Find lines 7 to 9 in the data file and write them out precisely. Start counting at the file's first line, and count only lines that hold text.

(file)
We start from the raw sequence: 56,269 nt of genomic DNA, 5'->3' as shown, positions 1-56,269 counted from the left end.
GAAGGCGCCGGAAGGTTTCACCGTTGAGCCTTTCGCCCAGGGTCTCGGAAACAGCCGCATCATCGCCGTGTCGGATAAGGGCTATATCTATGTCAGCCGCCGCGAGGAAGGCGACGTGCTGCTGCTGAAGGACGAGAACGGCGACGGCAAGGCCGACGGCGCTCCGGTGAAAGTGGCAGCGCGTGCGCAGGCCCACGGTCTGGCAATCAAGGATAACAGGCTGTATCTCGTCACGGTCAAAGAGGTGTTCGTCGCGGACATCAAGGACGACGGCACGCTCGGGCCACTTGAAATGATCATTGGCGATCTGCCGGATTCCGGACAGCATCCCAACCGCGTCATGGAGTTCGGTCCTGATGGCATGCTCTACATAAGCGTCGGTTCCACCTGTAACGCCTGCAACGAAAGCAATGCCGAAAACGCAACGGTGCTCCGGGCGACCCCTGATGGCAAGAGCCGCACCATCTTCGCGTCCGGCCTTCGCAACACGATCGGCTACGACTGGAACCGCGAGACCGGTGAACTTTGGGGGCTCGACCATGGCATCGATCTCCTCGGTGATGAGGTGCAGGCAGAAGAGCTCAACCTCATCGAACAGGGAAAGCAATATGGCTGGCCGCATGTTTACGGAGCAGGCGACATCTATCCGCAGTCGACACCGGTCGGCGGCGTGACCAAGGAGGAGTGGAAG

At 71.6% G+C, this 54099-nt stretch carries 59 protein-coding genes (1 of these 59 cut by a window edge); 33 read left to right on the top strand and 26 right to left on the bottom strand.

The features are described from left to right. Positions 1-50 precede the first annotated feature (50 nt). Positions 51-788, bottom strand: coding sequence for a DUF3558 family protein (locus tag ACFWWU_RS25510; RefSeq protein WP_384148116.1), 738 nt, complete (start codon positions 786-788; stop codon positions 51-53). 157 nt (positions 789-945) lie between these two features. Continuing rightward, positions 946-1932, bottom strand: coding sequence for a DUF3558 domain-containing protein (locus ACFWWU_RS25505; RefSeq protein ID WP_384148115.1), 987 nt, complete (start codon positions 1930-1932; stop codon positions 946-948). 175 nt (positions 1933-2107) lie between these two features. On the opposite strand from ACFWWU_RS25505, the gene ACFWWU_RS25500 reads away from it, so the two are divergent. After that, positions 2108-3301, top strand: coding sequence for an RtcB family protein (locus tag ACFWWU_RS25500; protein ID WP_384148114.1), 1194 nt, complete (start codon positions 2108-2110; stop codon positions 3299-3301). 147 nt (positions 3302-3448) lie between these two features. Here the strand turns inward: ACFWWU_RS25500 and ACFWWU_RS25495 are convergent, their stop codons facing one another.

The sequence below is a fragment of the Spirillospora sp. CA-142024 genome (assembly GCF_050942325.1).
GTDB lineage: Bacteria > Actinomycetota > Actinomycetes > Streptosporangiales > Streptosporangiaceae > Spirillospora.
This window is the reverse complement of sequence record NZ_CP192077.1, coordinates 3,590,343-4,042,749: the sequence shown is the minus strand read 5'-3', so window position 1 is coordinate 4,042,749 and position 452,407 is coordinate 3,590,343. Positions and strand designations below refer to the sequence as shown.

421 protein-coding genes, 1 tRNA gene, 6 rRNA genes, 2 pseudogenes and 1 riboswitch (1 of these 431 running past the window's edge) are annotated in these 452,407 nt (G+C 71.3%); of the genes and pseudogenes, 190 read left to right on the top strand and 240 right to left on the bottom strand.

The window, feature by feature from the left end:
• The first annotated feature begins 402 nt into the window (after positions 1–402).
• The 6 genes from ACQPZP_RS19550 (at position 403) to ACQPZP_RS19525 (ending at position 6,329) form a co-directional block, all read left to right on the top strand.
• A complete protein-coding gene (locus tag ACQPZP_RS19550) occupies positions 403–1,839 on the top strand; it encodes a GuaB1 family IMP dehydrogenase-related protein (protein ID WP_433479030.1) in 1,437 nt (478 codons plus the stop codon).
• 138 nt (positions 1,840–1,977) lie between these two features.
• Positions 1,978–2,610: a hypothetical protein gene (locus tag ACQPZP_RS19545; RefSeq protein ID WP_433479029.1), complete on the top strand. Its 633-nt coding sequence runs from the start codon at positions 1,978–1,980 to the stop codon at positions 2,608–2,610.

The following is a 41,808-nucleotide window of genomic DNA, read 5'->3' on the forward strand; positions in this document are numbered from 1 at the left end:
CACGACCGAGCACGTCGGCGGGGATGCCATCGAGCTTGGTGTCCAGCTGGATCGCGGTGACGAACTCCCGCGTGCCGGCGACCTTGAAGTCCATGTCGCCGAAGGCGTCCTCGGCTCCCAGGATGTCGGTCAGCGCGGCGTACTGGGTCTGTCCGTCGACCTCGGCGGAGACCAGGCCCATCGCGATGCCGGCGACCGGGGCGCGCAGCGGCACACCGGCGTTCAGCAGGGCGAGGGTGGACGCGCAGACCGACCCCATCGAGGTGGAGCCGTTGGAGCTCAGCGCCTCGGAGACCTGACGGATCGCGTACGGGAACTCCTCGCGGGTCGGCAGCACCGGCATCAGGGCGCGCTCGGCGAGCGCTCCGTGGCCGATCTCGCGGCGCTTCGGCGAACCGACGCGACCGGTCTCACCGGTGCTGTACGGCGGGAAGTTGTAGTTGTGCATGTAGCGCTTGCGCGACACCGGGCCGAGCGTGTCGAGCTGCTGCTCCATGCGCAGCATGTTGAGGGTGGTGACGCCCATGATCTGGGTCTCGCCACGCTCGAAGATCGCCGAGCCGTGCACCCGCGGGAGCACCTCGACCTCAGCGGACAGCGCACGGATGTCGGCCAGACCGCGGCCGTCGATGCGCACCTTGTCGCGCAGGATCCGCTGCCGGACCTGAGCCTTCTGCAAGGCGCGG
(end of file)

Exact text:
This window is the reverse complement of sequence record NZ_CP192077.1, coordinates 3,590,343-4,042,749: the sequence shown is the minus strand read 5'-3', so window position 1 is coordinate 4,042,749 and position 452,407 is coordinate 3,590,343. Positions and strand designations below refer to the sequence as shown.

421 protein-coding genes, 1 tRNA gene, 6 rRNA genes, 2 pseudogenes and 1 riboswitch (1 of these 431 running past the window's edge) are annotated in these 452,407 nt (G+C 71.3%); of the genes and pseudogenes, 190 read left to right on the top strand and 240 right to left on the bottom strand.

The window, feature by feature from the left end: